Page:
SF Chronicle, by J. K. Dineen, November 28, 2023
In what amounted to a campaign kickoff for the coalition fighting California Forever’s plans for a new city in Solano County, leaders from the Sierra Club and other groups held a rally Tuesday morning announcing their opposition to the project.
At a press conference, Sierra Club Solano Group Chair Princess Washington characterized the project as a “clandestine possession.”
Washington said that the Bay Area had lost 270,000 acres of agricultural land in the last decade, and that the Solano project would jeopardize tens of thousands of acres of additional farmland.
“This is land we cannot get back once it’s developed,” she said.
The rally, which also featured Fairfield Mayor Cat Moy, comes as California Forever gears up for a 2024 ballot initiative that seeks voter approval to develop portions of the 55,000 acres the group has acquired in unincorporated Solano over the last five years. The acreage, nearly twice the size of San Francisco, lies between Fairfield and Rio Vista.
While California Forever has not revealed any concrete plans — the group of billionaires behind the initiative includes LinkedIn founder Reid Hoffman, Andreessen Horowitz partners Marc Andreessen and Chris Dixon, and Stripe co-founders Patrick and John Collison — the group must seek approval because of Solano County’s “Orderly Growth Initiative,” which requires voter approval for any project built in unincorporated portions of the county. California Forever has started a series of community meetings to build support for the project.
Washington blasted California Forever for ignoring “years of Smart Use planning and the voter approved Orderly Growth Initiative.”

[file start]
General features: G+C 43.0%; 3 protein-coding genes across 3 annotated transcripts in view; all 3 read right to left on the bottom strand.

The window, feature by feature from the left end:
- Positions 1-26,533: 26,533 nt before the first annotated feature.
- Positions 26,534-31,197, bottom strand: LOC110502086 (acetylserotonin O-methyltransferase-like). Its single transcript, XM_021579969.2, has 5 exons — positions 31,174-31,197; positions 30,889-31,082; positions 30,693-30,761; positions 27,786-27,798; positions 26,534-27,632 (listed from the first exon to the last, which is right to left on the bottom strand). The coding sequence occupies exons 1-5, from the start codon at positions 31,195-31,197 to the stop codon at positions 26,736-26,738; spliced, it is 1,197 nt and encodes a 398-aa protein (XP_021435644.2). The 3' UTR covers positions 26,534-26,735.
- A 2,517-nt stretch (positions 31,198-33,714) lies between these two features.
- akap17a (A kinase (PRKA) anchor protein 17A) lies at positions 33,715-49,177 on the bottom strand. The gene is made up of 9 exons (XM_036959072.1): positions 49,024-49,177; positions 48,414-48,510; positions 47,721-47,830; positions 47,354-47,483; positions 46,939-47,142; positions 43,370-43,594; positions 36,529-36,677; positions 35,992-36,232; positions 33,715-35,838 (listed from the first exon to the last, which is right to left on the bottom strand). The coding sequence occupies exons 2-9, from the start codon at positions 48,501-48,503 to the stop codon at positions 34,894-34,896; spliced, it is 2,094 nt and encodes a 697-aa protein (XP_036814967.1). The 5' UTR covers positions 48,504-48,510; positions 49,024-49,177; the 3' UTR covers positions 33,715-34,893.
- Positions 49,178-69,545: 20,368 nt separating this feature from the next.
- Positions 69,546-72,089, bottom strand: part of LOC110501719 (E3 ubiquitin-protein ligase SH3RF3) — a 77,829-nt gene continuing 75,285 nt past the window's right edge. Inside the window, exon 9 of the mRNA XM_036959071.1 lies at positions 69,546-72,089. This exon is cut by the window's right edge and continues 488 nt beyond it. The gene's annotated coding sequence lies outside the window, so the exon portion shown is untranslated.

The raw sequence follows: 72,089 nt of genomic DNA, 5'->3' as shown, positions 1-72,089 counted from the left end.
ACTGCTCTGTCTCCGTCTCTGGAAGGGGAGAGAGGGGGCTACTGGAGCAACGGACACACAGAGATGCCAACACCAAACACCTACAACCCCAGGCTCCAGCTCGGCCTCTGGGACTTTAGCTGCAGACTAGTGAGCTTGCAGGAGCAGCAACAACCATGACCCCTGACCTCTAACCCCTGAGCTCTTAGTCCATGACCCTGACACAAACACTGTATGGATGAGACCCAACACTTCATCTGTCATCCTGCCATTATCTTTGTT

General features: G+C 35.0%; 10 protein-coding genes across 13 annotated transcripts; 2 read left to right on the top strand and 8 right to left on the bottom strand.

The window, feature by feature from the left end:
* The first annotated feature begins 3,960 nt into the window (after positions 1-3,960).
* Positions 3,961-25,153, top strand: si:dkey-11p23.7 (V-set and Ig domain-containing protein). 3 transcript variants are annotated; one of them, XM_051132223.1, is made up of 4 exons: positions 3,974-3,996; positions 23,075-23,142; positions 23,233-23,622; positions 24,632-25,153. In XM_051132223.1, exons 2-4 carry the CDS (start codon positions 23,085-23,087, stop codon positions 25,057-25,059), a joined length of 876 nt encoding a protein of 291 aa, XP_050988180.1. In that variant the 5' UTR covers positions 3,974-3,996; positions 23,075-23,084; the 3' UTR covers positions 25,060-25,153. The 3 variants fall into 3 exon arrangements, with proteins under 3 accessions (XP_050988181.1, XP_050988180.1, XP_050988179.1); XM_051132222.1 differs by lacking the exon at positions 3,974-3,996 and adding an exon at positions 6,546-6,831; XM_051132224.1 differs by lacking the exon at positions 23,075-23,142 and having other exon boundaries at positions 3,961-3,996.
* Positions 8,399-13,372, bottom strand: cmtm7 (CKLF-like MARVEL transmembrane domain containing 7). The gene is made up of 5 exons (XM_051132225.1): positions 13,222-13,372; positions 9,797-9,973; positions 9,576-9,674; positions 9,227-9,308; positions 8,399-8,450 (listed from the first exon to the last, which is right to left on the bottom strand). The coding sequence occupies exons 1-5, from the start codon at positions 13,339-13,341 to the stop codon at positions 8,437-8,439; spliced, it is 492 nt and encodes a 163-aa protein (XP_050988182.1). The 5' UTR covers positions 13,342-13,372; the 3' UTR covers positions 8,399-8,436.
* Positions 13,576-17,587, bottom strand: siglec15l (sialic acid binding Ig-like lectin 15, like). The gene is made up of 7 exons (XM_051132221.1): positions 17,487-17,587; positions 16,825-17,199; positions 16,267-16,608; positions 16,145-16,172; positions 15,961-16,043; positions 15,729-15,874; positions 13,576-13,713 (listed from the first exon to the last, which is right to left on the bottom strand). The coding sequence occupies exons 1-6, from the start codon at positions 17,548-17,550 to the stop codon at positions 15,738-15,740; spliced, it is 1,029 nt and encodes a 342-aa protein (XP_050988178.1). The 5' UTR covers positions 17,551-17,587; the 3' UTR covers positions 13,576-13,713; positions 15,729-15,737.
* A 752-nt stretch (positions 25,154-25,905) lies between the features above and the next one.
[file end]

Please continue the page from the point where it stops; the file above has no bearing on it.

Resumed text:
“By ignoring the current voter approved uses of land that Flannery has acquired in order to jack their investment’s economic return is nothing short of a hostile takeover,” Washington said.
But California Forever CEO Jan Sramek countered that the project “embodies the very spirit” of the orderly growth initiative, which has been in place for 40 years.
“By giving voters the final say, this project explicitly adheres to the Orderly Growth Initiative by asking Solano voters whether they want to turn an area with the least productive and least ecologically valuable soils in all of Solano County into a new economic engine for the county,” Sramek said. “We support the Orderly Growth Initiative, and that’s why we’re going directly to voters.”
He said the group is proposing to develop “pasture land rather than prime farmland,” and would preserve the open space Suisun Marsh and the Jepson Prairie. He also said the new city would offer a balance of jobs and housing, which would help Solano County residents find work closer to home.
Fairfield Mayor Cat Moy, an outspoken opponent of the project, called it “a threat to Travis Airforce Base,” which is the county’s biggest employer. She said building anywhere near Travis Air Force Base is “a big fat no.”
“They are not talking to my people in Fairfield and Solano County where I grew up,” she said. “We are a right to farm county. That means a lot.”
Moy also criticized the group for buying up the land in secrecy and for years refusing to answer questions about their intentions.
“You have hurt farmers already, you have divided families who have been here for more than a century,” she said. “Enough already.”